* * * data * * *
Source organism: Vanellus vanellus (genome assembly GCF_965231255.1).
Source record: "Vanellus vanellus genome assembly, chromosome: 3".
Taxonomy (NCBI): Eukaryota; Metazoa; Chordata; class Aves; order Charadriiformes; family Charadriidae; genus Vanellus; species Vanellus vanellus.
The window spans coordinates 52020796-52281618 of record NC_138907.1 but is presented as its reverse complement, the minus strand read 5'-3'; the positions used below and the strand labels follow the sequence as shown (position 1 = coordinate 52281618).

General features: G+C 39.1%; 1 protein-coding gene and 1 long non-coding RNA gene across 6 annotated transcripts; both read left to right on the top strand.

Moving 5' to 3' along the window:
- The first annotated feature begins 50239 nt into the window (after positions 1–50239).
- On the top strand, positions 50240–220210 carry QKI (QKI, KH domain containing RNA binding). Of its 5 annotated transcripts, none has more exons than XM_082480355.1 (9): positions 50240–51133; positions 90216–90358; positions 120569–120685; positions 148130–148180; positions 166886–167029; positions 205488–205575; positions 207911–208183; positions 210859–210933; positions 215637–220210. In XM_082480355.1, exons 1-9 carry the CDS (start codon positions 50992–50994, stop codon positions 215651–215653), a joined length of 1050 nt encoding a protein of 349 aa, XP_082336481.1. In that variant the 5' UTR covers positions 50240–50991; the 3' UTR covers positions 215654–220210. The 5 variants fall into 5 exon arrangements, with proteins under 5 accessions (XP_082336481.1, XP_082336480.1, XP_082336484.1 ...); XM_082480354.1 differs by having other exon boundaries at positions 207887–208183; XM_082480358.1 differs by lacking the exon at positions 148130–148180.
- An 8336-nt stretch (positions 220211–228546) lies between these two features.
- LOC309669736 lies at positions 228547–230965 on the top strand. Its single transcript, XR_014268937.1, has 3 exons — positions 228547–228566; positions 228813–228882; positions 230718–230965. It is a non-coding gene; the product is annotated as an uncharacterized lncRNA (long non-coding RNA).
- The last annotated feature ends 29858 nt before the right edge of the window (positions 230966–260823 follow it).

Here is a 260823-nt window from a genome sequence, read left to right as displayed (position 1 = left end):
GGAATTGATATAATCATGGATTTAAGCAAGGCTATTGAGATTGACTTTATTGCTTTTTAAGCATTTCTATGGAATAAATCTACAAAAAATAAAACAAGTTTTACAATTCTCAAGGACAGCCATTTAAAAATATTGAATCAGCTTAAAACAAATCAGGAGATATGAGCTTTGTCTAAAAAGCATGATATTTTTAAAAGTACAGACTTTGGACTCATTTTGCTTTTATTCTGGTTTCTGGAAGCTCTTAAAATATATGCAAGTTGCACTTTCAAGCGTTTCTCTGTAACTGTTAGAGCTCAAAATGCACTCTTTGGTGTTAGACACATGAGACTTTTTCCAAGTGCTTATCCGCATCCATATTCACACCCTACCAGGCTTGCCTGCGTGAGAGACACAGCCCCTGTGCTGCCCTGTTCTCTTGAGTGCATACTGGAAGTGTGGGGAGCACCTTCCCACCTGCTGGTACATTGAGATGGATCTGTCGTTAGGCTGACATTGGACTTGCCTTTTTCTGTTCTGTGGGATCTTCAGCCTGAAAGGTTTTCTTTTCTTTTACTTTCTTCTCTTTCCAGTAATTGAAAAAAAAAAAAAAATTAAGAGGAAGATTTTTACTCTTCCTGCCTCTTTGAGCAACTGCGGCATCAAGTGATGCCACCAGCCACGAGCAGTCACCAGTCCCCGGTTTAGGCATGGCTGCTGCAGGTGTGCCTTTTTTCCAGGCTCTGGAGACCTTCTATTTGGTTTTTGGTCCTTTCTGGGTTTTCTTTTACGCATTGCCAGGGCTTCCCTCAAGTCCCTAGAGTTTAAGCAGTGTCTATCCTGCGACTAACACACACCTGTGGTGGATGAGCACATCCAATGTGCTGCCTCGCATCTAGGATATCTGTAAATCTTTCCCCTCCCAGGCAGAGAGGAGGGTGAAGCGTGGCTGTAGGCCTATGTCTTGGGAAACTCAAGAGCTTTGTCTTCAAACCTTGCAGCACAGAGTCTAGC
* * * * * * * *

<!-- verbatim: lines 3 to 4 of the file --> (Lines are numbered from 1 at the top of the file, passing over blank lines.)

Taxonomy (NCBI): Eukaryota; Metazoa; Chordata; class Aves; order Charadriiformes; family Charadriidae; genus Vanellus; species Vanellus vanellus.
The window spans coordinates 52020796-52281618 of record NC_138907.1 but is presented as its reverse complement, the minus strand read 5'-3'; the positions used below and the strand labels follow the sequence as shown (position 1 = coordinate 52281618).